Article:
I was busily working on a schooner of Dogbladder at the Marly when I got a desperate text message from Strop: ‘I’m here already but there’s no beer and no toilets.’ Just another fast food crisis on Kings Street. This is the cost of thoroughness, and our failure to instigate the No Plates-No Deal rule in time. Oh well, the lack of toilets and alcohol are both good excuses for not staying long.
It’s just the two of us tonight, strangely no one else was keen on joining in this one. Which is a pity because the burgers aren’t at all bad.
Burger Fuel is a New Zealand franchise that seems to have plans to take over the world. So far these uppity Kiwis have confined most of their efforts to the Middle East – this is the only outlet in Sydney. The place is very crisp and bright, straight out of the convenience-store school of mood lighting. Stainless steel and lacquered pine are used on the surfaces, and there are vinyl banquette seats, in a colour that used to be known as baby-shit brown. This characterless but functional decor is overlaid with a perfunctory attempt at quirky humour, in the form of a mural (a death’s head labelled ‘born to grill’) and a strange light fitting made out of washers and spark-plugs. There are video screens as well, a deplorable but growing trend in King Street eateries. One screen is advertising specials, and the other seems to be showing a kind of Youtube loop featuring cute furry animals being cute, and hapless young men falling off things. I am quite disappointed that there are no bikini-clad women firing AK47s though. The sound track is loud and of the doof-doof baseline variety. I don’t think Strop and I are the target demographic of this franchise – but then that applies to the whole of King Street really.
The menu on the illuminated board above the counter makes gratuitous use of the word gourmet to distinguish between the various categories. 100%-pure-NZ-grass-fed-beef and fresh-natural-BF-aioli feature heavily, and silly names have been fully deployed to label the burgers in a further attempt at quirkiness.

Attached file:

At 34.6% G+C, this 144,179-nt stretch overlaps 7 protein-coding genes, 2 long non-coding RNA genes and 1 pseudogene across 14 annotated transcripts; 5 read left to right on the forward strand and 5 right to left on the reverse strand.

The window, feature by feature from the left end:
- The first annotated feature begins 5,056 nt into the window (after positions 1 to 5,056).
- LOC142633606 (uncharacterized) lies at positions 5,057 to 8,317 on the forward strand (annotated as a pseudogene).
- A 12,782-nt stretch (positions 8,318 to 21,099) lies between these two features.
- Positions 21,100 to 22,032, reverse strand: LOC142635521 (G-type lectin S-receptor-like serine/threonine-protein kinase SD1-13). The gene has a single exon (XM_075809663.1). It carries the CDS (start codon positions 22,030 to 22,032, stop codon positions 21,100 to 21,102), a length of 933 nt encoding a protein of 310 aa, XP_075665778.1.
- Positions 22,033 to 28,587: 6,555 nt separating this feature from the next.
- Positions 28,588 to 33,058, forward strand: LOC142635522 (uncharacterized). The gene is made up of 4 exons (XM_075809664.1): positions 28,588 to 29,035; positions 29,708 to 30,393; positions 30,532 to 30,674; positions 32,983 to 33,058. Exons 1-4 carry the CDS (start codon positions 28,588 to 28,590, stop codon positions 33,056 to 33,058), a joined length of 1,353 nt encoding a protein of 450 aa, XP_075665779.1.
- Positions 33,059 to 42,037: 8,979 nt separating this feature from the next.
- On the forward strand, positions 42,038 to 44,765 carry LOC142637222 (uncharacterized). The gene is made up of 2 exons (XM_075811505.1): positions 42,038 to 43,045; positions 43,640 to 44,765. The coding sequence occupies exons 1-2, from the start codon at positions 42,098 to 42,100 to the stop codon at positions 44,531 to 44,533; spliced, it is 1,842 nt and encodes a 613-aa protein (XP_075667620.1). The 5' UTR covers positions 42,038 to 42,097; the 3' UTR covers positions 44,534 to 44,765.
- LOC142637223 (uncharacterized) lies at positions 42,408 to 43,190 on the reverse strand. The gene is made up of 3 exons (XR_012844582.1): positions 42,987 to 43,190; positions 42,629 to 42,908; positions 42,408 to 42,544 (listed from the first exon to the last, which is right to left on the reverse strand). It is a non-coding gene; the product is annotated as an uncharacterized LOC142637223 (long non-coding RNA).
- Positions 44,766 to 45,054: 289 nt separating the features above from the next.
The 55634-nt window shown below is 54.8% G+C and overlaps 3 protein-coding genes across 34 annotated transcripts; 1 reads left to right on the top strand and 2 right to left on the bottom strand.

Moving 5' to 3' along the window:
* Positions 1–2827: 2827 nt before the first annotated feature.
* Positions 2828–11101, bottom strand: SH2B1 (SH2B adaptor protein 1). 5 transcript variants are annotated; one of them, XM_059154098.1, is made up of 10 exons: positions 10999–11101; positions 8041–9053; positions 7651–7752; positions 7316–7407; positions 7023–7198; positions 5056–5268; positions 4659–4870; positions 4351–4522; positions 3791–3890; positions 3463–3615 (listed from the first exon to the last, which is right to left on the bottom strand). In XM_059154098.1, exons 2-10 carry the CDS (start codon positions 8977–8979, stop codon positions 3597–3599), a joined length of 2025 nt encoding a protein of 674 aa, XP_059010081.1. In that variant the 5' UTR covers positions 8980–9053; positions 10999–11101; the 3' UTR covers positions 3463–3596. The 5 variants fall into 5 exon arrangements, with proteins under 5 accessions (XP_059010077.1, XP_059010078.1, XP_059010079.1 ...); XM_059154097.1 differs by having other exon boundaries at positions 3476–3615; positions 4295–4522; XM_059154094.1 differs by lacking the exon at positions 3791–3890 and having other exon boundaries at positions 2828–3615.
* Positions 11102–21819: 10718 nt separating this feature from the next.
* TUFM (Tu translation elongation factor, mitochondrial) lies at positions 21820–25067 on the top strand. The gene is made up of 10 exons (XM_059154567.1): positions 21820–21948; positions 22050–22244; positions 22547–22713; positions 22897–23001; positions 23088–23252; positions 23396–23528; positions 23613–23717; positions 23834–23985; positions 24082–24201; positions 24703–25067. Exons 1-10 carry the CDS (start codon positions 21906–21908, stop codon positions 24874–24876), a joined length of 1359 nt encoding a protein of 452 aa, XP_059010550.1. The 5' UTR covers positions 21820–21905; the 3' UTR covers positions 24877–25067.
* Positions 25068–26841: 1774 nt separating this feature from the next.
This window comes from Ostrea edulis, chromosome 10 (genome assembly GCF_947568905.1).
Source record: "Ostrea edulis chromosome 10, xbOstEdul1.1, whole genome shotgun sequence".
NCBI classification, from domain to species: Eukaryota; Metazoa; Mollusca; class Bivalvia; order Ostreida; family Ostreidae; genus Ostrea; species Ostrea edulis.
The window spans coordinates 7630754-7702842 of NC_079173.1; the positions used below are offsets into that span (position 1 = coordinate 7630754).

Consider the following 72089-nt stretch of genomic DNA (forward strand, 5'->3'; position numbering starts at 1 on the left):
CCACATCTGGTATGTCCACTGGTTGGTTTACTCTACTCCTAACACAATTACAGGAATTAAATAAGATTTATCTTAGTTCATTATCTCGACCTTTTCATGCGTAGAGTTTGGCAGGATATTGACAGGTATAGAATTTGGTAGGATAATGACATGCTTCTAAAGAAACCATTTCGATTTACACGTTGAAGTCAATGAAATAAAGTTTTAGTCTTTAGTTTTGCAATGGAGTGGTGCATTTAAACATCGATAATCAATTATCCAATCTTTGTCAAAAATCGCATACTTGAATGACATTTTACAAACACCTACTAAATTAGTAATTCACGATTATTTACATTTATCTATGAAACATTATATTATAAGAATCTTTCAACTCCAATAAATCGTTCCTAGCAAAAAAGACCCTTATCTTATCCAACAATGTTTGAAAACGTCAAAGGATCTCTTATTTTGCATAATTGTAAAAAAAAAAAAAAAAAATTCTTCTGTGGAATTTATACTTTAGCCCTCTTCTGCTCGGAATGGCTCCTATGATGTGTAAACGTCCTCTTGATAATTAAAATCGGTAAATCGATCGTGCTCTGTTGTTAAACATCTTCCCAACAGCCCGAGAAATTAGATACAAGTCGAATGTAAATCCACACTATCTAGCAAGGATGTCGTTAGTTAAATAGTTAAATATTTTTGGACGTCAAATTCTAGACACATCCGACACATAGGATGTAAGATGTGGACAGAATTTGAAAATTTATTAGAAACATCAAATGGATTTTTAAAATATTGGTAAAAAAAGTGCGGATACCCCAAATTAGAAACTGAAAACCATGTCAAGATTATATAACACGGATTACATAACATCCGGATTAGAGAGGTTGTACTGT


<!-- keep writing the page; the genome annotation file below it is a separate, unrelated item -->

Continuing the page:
I am about to lock in the Bastard Burger on the basis of the name alone, until a perusal of the fine print reveals that it features mango. I’m sorry, tinned mango? I don’t think so. Instead I go for the Peanut Piston (defining ingredient: satay sauce) and Strop chooses the Ford Freakout (avocado). In the interests of thoroughness we upgrade to the meal-deal which adds a can of soft drink, a packet of chips and a little tub of aioli. Mayonnaise and garlic, is that the same as aioli? It goes well with chips anyway. Service is prompt and we are soon presented with a tray loaded with paper bags and cardboard containers. And the burgers aren’t bad. And the chips are good (especially with a gleaming gob of aioli resting on the end). On a previous visit I had tried the Ring Burner (chilli), which I also enjoyed. I don’t think they are quite as good as the burgers we had at the Marly but they are pretty good.
By the time we leave the place is full. A crowd that looks and sound as if it is predominantly Kiwi. Out for a taste of their native quirky humour and grass-fed cuisine, no doubt. Meanwhile, we are on our way home for a serving of Broadchurch and a sizeable glass of Highland Park.
Glad you’re watching Broadchurch. The best TV drama this year
Yes and the highland park goes very well with David Tennants accent
You didn’t mention the best part of Burger Fuel – The doover!
If the strange cardboard burger-nappies were the best bit…?
We decided to forego the doofer so that we could better test the structural integrity of the burgers – as you know this is an essential part of the burger experience. And we like to live dangerously – luckily there were no awkward escapees